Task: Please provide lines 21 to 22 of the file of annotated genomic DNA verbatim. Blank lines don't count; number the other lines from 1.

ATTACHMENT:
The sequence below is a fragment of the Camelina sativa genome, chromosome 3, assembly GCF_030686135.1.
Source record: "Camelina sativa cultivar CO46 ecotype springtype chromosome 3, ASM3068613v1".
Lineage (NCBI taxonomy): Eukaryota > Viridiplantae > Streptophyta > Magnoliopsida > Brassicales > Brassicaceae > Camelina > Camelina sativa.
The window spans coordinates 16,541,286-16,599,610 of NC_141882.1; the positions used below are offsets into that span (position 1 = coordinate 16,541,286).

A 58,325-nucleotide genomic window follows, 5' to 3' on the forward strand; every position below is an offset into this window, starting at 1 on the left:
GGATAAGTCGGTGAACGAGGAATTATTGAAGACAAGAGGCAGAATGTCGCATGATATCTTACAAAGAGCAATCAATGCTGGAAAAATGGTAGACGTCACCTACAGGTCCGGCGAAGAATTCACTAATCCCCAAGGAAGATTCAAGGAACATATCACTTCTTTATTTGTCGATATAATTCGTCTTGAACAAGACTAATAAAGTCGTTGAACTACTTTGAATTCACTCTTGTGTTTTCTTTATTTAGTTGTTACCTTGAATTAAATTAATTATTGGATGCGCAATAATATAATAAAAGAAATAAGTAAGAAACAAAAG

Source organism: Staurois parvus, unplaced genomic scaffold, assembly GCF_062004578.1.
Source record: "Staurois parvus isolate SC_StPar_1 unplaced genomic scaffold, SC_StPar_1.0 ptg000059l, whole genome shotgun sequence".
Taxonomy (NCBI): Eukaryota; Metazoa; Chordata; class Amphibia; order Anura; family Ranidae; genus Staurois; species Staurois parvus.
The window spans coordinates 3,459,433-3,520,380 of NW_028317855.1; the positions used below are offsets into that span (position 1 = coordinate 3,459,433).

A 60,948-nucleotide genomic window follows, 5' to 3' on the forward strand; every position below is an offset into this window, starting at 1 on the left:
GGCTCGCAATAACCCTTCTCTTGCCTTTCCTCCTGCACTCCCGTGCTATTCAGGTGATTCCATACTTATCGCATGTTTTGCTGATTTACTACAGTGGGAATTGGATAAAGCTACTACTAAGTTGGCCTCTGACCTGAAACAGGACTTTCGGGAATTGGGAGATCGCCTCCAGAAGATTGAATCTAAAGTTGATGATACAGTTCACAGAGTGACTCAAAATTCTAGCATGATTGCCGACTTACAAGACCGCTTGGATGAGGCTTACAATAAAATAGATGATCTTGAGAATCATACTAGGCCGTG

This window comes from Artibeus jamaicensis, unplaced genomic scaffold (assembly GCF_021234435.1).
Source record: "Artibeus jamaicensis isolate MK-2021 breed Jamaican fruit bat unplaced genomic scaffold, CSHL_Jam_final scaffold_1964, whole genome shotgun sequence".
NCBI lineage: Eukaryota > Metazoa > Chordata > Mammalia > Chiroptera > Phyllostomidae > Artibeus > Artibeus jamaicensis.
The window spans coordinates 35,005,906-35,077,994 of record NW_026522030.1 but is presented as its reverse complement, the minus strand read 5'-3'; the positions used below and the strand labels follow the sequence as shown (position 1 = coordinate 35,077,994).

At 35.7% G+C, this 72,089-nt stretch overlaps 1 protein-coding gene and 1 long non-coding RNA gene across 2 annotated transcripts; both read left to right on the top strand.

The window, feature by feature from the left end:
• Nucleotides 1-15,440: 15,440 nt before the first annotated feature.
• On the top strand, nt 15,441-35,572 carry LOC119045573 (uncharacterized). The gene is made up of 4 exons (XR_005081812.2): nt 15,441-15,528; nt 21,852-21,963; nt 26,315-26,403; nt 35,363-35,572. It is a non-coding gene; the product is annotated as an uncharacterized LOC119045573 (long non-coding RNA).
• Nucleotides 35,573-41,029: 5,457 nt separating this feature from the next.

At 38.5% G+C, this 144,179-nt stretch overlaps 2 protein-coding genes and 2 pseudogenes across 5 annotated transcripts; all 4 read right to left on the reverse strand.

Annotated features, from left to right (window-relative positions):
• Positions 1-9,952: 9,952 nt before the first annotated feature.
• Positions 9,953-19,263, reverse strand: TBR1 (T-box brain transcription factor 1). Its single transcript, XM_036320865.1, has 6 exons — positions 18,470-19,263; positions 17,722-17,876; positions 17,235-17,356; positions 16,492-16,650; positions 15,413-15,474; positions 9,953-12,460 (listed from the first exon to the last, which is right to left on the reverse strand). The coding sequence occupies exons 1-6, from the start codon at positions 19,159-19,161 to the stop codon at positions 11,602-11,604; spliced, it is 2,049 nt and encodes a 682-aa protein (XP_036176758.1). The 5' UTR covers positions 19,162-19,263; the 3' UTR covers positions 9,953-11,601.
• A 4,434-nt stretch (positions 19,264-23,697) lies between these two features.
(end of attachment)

• Nucleotides 35,573-41,029: 5,457 nt separating this feature from the next.

At 38.5% G+C, this 144,179-nt stretch overlaps 2 protein-coding genes and 2 pseudogenes across 5 annotated transcripts; all 4 read right to left on the reverse strand.